When I read on Facebook last week that a friend of mine decided to do the Art of Manliness 30 Days to a Better Man I was intrigued, as I often am by all things.I was so intrigued in fact that I decided to do it as well. My friend encouraged this and asked if I would like to share my thoughts with him as things progress and to offer support for each other, that seemed awesome so I decided to also put it into a blog. I’m not sure if this will be a daily thing or not due to my busy schedule but I am certainly going to try.
I guess I should mention why I found this interesting. As a feminist I seem to have a knee-jerk reaction against all things masculine, but this seems like an incomplete way to live life. There should be balance in all things, yin and yang, night and day, feminine and masculine. In order to understand and experience all things that humankind has to offer I feel the need to dive into new scenarios and viewpoints. I refused to take the government, religion, and societies views on life as gospel, I shouldn’t also take how I perceive feminist views on masculinity as gospel either, instead I will dive into the art of manliness and see if I can learn something.
This particular friend of mine makes the perfect companion for this adventure. In many ways he and I seem to be very different people. He is clean shaven, clean cut, classically attractive, wears fine suits, has dated an international model, professional, and articulate… he is the reincarnation of Frank Sinatra, including the voice (maybe) and the blue eyes (maybe). I, on the other hand, am bearded, cut my own hair, look like a lumberjack, have not put on a tie since 2012, have a partner who was lovingly described as a woodland princess, am a hippie burner, and am kind of a wreck when talking to anyone. I’m not trying to say that my life is better than his or anything, just highlighting that he and I are different (though we both love good booze and motherfucking liberty). In a way I feel like my venture into “manliness” is an exploration of his world.
Day 1: Define Your Core Values —-
When I saw this was the first day I was not really surprised but I didn’t think it would be much of a challenge. I’m 31 years old, I grew up on the west coast, went to college in the south, worked in the mid-Atlantic, had a threesome in the northeast, and rode my bicycle across the country. I have also served as an infantryman in the Army in Afghanistan and Iraq, work in corporate America, and had a job since I was 12. Basically, I figured I was pretty in touch with my core values. Before I started I decided my core values were “individuality”, “love”, and “freedom”. I wasn’t sure if these are the things that the exercise would point out but I was shocked when I printed this days work and saw it was six full pages. How in the world could it take me six pages to figure out what I value?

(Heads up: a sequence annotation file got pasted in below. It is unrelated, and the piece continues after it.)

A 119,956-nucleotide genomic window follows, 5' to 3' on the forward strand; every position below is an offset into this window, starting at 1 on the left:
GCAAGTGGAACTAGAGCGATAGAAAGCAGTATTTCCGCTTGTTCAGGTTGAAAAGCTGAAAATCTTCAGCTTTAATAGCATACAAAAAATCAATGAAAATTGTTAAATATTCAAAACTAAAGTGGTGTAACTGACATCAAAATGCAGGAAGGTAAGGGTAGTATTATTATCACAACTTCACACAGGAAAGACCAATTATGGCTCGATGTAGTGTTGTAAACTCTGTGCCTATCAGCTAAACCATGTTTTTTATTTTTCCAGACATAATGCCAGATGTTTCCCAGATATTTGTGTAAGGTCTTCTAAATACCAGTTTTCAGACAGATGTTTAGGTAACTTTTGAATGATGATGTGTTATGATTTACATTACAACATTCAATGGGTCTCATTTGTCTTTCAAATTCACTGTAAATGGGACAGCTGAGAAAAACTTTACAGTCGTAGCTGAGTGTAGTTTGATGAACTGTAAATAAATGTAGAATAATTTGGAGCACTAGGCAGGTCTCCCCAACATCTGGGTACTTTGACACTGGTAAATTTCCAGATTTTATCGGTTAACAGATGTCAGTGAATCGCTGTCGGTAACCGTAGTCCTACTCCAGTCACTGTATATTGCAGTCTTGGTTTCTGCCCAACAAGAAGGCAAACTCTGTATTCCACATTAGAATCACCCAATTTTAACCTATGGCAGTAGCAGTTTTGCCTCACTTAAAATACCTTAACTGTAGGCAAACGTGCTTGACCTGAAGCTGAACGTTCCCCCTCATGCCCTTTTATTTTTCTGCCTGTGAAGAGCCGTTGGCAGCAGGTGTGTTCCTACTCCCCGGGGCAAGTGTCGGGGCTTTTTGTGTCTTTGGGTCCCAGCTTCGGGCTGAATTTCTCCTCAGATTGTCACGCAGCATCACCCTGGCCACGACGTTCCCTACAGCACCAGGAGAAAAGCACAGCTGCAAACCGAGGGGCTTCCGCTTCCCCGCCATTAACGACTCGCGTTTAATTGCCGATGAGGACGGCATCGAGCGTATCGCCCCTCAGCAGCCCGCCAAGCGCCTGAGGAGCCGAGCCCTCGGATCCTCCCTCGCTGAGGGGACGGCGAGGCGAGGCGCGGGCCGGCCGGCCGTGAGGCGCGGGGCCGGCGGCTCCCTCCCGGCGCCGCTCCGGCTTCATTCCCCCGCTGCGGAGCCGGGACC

As I read through the instructions I found a passage (below) that really stuck out to me. It really reminded me of some of the stuff I am reading in “Steering By Starlight”, this day seemed to really be trying to help me find my North Star and find the path to the my own happiness and potential. It also reminded me of the often conflicting Army Core Values (Loyalty, Duty, Respect, Selfless Service, Honor, Integrity, Personal Courage – LeaDeRSHIP) and how different it was to search for my own values instead of having them drilled into my head during Basic Training.
Defining our values gives us purpose. When you don’t know or you haven’t clearly defined your values, you end up drifting along in life. Instead of basing your decisions on an internal compass, you make choices based on circumstances and social pressures. You end up trying to fulfill other people’s expectations instead of your own. And before you know it, life has passed you by and you haven’t even started to live. Trying to be someone else and living without core values is down right exhausting and leaves you feeling empty and shiftless. Conversely, living a life in line with your core values brings purpose, direction, happiness, and wholeness.
So, per the instructions I spent some peaceful time thinking about my values. I ran through different scenarios and tried to focus on how I felt when exercising those values. I whittled it down to the following five. I wasn’t instructed to share them here but since I share pretty much everything with y’all I feel no need to censor myself now. So, my five values are:
- Peace: The silence of internal and external conflict. The former may be impossible to achieve as a human but the latter is possible in most cases.
- Intimacy: Human contact, love, touch, and affection. This includes friendship, sex, love, partnerships, cuddle puddles, and all combinations of expression love for one another.
- Exploration: The freedom to see how far and wide I can go in this world. This is internal and external exploration… reading, writing, travelling, learning
- Accomplishment: The sense that I have pursued something and truly did all I could. This may not mean I hit the goals I mentally focused on but I can rest comfortably knowing I did my best.
- Variety: New experiences that challenge my mind, body, spirit, and expectations. This is my seemingly endless thirst to try everything myself to see if I like it or not.